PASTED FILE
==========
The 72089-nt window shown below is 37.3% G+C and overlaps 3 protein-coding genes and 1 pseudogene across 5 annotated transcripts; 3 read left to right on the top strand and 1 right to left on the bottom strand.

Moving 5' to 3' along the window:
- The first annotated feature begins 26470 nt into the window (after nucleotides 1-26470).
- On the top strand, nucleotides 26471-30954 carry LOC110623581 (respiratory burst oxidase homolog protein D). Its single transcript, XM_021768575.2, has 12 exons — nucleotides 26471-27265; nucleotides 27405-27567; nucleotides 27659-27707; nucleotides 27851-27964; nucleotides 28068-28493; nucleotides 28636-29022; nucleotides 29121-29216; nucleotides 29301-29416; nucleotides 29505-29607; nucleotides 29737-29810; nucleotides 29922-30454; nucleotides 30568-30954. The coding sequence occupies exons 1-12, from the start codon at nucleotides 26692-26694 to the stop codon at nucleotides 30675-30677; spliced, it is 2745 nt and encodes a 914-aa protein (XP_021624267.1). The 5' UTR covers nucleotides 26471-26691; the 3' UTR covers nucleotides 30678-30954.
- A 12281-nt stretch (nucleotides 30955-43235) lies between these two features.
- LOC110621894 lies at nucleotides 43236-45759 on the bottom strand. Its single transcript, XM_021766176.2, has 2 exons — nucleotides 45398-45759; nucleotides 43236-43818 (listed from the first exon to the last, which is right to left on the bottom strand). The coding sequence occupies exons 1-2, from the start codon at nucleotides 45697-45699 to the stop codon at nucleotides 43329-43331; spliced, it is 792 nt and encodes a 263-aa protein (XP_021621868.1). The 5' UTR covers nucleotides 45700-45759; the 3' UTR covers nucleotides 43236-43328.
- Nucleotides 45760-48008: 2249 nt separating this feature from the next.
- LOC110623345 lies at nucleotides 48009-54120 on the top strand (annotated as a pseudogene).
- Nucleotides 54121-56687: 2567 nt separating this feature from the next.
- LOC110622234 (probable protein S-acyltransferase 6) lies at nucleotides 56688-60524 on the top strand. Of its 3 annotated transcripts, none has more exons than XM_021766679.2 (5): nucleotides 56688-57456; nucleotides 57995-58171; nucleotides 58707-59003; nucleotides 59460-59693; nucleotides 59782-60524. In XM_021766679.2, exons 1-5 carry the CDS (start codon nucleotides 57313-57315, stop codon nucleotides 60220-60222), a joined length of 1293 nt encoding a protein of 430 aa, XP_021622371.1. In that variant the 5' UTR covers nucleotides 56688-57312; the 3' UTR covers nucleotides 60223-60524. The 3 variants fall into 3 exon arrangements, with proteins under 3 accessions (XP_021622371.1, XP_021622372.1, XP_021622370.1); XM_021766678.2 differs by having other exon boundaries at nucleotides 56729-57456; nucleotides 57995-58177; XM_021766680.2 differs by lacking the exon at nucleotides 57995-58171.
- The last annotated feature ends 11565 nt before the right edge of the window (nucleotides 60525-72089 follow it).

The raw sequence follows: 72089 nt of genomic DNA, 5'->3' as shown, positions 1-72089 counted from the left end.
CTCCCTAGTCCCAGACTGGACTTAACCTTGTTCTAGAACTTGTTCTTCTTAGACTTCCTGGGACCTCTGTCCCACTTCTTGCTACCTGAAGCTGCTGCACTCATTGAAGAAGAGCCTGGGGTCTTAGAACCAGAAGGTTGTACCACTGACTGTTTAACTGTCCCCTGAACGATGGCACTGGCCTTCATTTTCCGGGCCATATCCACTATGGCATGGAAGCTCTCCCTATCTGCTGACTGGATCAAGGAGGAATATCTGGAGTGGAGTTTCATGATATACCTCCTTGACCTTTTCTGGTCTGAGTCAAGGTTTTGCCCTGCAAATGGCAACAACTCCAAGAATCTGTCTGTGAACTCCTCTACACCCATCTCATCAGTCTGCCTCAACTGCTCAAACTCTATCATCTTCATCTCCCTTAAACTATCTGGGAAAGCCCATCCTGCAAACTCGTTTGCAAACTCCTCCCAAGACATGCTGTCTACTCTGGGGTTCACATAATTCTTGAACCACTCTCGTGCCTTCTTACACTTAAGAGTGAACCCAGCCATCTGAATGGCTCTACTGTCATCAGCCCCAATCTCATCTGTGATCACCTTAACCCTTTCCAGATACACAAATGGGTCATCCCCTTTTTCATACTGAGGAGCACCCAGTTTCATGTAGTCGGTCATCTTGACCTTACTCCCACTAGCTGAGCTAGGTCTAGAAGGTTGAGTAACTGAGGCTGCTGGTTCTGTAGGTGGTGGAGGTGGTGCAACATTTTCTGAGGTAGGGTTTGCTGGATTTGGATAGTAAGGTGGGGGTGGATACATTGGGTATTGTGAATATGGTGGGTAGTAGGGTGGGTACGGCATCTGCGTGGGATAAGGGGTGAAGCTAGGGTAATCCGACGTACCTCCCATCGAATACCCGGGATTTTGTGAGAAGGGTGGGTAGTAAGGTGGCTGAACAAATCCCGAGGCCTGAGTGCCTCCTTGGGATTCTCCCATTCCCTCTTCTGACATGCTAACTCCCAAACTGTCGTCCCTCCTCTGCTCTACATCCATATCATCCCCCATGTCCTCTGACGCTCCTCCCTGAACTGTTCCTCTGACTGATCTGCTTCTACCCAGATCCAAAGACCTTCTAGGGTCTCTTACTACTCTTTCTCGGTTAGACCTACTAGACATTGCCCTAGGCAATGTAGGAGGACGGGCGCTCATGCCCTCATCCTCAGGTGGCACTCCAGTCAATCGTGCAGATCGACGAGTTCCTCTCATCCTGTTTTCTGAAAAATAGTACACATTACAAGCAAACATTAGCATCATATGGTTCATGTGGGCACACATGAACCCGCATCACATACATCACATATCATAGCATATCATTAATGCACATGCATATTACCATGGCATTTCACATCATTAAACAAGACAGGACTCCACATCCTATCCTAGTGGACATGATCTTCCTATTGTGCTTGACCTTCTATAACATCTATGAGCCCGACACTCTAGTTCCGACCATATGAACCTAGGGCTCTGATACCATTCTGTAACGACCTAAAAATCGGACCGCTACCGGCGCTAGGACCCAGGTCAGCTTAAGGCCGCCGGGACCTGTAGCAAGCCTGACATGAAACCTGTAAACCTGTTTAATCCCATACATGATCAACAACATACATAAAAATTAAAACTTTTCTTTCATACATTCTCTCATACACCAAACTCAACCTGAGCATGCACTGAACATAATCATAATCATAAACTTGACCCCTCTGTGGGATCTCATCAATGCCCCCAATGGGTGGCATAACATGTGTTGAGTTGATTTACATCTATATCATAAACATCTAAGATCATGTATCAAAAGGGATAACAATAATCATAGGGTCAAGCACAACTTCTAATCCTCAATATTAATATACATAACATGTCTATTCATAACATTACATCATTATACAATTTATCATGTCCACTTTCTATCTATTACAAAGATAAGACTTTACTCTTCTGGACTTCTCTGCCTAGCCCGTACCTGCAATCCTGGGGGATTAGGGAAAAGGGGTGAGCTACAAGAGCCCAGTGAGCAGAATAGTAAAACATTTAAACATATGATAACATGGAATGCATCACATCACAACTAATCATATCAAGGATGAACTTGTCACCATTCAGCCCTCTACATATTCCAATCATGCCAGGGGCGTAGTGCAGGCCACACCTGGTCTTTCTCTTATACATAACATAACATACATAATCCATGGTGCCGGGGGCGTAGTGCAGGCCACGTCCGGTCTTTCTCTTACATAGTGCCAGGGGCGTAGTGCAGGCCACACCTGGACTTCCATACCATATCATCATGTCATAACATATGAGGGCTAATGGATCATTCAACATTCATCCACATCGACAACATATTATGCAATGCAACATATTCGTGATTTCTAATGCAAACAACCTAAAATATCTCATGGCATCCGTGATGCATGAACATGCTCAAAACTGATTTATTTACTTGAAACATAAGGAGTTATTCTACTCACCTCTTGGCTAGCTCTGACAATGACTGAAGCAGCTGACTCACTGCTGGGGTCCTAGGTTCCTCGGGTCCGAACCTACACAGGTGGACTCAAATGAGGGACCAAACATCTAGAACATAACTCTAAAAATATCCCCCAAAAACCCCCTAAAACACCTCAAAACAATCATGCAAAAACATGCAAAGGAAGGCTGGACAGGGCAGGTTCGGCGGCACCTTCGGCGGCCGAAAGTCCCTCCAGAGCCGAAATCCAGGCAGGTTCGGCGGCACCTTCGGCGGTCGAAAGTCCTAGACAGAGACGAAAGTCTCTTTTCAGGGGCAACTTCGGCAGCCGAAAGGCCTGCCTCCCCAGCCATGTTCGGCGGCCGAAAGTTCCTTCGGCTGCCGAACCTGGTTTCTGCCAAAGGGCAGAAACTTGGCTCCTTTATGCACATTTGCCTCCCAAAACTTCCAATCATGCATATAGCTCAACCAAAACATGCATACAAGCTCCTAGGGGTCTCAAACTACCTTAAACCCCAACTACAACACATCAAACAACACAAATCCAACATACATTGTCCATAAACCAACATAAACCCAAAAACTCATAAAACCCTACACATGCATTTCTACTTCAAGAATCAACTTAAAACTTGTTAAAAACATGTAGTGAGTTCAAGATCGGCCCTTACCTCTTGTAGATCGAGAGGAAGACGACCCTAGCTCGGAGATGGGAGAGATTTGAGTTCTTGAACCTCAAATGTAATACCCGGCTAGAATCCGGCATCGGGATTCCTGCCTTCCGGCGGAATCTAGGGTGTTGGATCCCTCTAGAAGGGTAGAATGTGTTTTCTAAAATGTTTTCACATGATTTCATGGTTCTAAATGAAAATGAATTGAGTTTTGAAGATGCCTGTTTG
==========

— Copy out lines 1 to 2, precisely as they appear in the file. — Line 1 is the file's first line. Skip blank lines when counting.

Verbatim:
The 72089-nt window shown below is 37.3% G+C and overlaps 3 protein-coding genes and 1 pseudogene across 5 annotated transcripts; 3 read left to right on the top strand and 1 right to left on the bottom strand.

Moving 5' to 3' along the window: